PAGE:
Believe it or not, gimmicks have been used on stamps for quite some time
Tip of the week – By Henry Gitner and Rick Miller
Gimmicky stamps began appearing in large numbers in the 1960s: stamps in odd shapes, stamps made of nontraditional materials, stamps with holograms or other unusual features.
Gimmicky stamps are alive and well today. Some collectors like them, but many don’t have much use for them. “Dunes” is a pejorative name for stamps issued mainly for sale to collectors by semi-independent or unrecognized Arab entities, usually sold canceled to order. Although listed in the German-language Michel catalogs, many of these issues have never been listed in the Scott Standard Postage Stamp Catalogue. Having said all that, our tip this week could be classified as a gimmicky Dunes stamp.
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The Yemen Arab Republic (informally known as North Yemen) was located near the west end of the southern coast of the Arabian Peninsula. It existed from 1962 to 1990, when it joined the People’s Democratic Republic of Yemen to form the present failed state of the Republic of Yemen.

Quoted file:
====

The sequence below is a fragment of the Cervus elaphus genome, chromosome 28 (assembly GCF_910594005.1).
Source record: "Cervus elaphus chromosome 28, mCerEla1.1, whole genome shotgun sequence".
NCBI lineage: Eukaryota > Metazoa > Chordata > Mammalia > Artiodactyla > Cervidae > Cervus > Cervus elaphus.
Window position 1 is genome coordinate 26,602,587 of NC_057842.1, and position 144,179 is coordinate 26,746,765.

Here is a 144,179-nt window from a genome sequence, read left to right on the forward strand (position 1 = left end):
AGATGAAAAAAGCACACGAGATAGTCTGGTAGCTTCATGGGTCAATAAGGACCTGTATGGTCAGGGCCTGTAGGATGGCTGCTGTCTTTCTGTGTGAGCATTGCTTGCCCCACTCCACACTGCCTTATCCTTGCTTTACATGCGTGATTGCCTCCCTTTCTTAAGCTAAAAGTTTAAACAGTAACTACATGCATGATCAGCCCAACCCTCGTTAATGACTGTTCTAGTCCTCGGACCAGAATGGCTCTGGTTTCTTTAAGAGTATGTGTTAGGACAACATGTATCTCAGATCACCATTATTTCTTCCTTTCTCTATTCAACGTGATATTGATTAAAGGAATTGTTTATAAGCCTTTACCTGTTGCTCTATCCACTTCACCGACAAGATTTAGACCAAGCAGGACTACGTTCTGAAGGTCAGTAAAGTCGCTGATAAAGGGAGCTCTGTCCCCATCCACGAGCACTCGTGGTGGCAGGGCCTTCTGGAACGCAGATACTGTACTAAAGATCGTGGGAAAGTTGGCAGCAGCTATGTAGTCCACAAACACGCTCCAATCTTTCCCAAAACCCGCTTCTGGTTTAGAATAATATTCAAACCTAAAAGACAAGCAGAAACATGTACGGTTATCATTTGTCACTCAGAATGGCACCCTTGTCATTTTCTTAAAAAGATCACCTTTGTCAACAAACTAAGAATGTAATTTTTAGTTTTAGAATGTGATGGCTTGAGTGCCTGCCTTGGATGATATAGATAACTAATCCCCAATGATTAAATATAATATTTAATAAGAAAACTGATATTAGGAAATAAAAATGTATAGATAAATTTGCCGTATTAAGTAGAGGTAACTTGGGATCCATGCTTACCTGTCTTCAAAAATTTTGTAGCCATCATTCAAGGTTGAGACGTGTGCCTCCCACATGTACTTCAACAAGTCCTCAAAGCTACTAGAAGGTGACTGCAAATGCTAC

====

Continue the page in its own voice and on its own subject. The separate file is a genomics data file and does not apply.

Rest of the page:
During its lifetime, the Yemen Arab Republic was a prolific issuer of gimmicky stamps, many produced on gold foil. Most of these are not listed in the Scott Standard catalog.
We recently saw a mint never-hinged Yemen Arab Republic 8-bogache 1970 World Football Championship Jules Rimet Trophy gold foil airmail stamp overprinted “Munich 74” for the 1974 World Cup sell for more than $230 in an online auction. At present, demand is very high for this type of obscure Olympic topical.
We aren’t saying go out and pay $230 for one of these stamps. We are saying that if you are going through lots or collections you have purchased, don’t assume gimmicky Dunes stamps are without value. You might find a gem.
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